But, I'm not mega rich, so there is definitely a budget to consider here. Meaning, I need to find the best tube for low voltage that is also still affordable in large quantities. Looking at the IBM 604, they use a variety of tubes, which range from fairly common and affordable to relatively rare and expensive now:

The 6J6 7-pin dual triode seemed to be the tube that IBM liked to use for most of the logic circuits due to how compact it was. And, while they're still decently affordable today, in large quantities they can start to get really pricey. Furthermore, I had no idea how well they would perform at low voltages. The answer was to just do a whole lot of testing on a bunch of different tubes.

I ordered a couple random tube lots off of eBay that had a wide array of tubes (including the 6J6). But, now that I had the tubes, I had to figure out how to test them at low voltages. The IBM 604 built nearly everything out of one fundamental building block: the inverter.

A large resistor on the plate, the cathode connected directly to ground, and a resistor divider on the grid biased to a negative voltage. So, all I needed to do was take this circuit and modify it work well at low voltages, and then test all my different types of tubes in that design to see how well they performed. Here's the inverter circuit I came up with that formed the very basis of everything I built:

You can see it's nearly identical to the IBM inverter. All I've changed are the resistor values and the supply voltages. Next, to do proper testing, instead of a switch as the input, I used a potentiometer so I could set the grid voltage at a specific level and measure the output voltage at the plate. After hours of testing, I came up with some pretty interesting results!

Pentodes:

Triodes:

As you can see, there's quite a large difference in behavior between pentodes and triodes. Pentodes tend to transition from cutoff (no electron flow) to saturation (max electron flow) very quickly, which is excellent for digital circuits. However, triodes have a much longer, more linear transition, which makes them excellent for audio use, but not ideal for computing use.

Now, IBM used the 6J6 dual triode tube, but they had a lot more voltage to work with, so I believe the longer transition was less of a worry. However, since I have so little voltage to work with, the faster the transition, the better. And, in a serendipitous coincidence, the 6AU6 pentode seemed to be the absolute best pentode for this type of low voltage operation. I say serendipitous because the 6AU6 is also one of the most ubiquitous and cheapest tubes available!

Alright! Now, we've got our tube, we've got our basic inverter design, and we've got our power supply all figured out. Now, it's time to figure out how to go about building a computer from these fundamental building blocks!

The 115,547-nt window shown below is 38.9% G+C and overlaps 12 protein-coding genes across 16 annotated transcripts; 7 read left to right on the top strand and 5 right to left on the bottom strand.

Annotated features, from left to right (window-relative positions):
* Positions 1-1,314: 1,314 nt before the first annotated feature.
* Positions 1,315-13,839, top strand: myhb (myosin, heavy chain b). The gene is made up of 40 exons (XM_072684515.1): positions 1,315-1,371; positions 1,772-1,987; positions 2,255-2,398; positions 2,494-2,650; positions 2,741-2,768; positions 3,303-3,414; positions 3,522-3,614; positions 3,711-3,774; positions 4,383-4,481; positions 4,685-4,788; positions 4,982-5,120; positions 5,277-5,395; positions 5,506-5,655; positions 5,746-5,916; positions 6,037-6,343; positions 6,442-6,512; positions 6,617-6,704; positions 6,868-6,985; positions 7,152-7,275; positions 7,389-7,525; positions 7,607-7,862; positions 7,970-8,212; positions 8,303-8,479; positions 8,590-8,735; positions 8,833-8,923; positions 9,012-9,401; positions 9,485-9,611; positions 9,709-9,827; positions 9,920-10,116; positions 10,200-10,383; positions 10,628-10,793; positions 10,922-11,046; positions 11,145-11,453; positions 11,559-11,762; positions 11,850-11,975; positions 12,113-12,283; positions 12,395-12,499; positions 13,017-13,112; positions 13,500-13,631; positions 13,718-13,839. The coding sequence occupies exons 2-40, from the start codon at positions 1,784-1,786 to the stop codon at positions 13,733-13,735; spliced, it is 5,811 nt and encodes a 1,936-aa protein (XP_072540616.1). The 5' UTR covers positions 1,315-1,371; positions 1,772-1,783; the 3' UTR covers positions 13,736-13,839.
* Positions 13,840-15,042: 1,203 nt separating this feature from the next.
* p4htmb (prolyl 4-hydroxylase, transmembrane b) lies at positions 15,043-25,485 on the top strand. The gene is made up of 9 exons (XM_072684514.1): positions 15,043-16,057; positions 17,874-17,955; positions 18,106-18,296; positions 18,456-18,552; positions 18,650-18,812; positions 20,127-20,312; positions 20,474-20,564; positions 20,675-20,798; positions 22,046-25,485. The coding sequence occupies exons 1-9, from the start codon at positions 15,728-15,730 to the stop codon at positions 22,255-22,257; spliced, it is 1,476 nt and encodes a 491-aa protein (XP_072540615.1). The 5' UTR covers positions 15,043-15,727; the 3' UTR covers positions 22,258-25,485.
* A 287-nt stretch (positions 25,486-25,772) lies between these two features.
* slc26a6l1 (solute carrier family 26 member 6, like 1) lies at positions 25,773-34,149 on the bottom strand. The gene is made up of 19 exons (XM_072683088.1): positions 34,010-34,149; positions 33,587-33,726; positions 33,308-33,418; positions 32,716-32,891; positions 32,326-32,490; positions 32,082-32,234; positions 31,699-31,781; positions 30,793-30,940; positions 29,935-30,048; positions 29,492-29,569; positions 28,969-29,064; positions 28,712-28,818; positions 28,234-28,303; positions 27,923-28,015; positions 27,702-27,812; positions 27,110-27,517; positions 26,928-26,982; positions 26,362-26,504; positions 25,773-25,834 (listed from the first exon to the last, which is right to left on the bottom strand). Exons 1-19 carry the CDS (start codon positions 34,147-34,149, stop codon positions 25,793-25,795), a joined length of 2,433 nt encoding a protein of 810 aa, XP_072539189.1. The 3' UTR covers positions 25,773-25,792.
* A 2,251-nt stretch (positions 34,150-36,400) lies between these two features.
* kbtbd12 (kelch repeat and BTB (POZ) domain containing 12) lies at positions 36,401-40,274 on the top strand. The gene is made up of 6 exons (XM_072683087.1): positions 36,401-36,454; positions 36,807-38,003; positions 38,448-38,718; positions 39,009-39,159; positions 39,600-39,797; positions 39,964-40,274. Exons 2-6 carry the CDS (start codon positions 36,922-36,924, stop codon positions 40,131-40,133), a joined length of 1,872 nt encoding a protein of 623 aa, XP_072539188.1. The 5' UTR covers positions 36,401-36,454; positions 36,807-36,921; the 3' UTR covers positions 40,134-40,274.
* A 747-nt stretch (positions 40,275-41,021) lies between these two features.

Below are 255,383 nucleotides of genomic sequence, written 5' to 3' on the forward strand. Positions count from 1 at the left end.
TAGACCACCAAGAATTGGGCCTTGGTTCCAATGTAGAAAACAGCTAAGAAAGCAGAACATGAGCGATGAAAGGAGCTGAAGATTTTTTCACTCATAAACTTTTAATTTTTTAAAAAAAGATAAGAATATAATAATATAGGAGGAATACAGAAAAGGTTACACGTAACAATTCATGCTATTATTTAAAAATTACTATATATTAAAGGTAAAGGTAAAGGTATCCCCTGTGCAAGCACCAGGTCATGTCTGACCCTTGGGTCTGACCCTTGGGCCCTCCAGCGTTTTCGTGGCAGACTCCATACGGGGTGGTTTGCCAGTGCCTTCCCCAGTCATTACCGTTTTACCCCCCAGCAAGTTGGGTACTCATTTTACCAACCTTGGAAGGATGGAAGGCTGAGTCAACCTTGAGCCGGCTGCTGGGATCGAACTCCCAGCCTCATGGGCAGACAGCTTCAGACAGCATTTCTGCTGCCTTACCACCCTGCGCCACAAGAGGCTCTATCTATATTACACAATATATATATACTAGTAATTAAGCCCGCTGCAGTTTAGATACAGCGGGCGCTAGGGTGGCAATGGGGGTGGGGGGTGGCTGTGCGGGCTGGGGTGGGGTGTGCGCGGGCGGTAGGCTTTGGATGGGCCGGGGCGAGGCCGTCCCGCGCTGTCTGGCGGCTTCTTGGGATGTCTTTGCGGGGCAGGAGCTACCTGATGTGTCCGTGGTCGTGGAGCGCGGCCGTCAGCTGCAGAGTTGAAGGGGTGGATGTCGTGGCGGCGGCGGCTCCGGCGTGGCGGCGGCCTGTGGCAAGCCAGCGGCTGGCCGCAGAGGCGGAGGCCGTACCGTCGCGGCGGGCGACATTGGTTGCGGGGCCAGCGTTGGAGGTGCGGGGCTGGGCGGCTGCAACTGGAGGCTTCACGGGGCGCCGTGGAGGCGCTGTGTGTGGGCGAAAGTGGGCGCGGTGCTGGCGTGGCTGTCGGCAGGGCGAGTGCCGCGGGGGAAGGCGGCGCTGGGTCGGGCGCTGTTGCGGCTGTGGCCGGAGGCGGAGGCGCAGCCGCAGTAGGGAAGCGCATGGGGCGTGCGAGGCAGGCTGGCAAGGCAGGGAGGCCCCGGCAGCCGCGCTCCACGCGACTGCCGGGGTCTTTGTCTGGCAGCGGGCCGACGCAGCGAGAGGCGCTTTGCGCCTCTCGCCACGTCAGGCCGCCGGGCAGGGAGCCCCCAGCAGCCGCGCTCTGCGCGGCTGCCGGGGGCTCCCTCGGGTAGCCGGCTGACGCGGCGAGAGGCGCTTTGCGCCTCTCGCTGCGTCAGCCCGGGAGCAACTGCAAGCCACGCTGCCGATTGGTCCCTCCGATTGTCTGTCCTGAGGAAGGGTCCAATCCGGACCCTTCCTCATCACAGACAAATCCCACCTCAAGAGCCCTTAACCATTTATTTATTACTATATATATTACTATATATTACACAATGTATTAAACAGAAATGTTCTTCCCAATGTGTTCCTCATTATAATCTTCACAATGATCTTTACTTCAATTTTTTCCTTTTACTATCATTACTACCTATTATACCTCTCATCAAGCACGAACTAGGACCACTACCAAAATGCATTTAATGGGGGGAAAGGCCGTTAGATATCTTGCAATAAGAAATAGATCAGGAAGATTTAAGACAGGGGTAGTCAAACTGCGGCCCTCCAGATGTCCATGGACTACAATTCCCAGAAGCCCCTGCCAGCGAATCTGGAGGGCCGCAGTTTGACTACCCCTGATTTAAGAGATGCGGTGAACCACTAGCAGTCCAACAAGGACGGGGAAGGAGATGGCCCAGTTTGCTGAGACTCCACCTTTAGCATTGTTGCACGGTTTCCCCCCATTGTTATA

• ### Figuring out the Architecture

The first step was coming up with an architecture that made sense. Initially, I was thinking to build a replica of the SAP-1 8-bit architecture using tubes, but that was going to require thousands of tubes and my wallet wasn't prepared for that much of an investment.

The answer came in the form of the MC14500 1-bit Industrial Control Unit, which is a very unique little 1-bit microprocessor. Here's the block diagram for it:

What I like best about this design is that it offloads memory and program control to other aspects, which means it has the flexibility to be used with any memory or program control design you want. That was particularly useful because I had no idea how I was going to go about implementing those aspects.

To make sure that this was going to work out well, I decided to build up a simplified IC computer of sorts based around this chip on the breadboard. The result was this very awesome looking collection:

This worked excellently and was a ton of fun to build, but had one major flaw. The Logic Unit was atrocious! In order to add two 1-bit numbers together took 12-steps. A simple 8-bit increment program had over 100 steps in it, which is ridiculous.

So, I got to work redesigning the LU into an ALU all while staying within the confines of the original architecture.

Originally, the LU had the following operations:

OR

OR Complement

AND

AND Complement

XNOR

The new ALU has these operations:

Subtraction

Force one

NAND

OR

XOR

The only operation that will be missed is the load complement, but the proper arithmetic operations will let me make up for it in other regards. I feel this is a much more capable design now! Here's the new block diagram:

That's it for this first build log!

I'll add more logs as I get more time!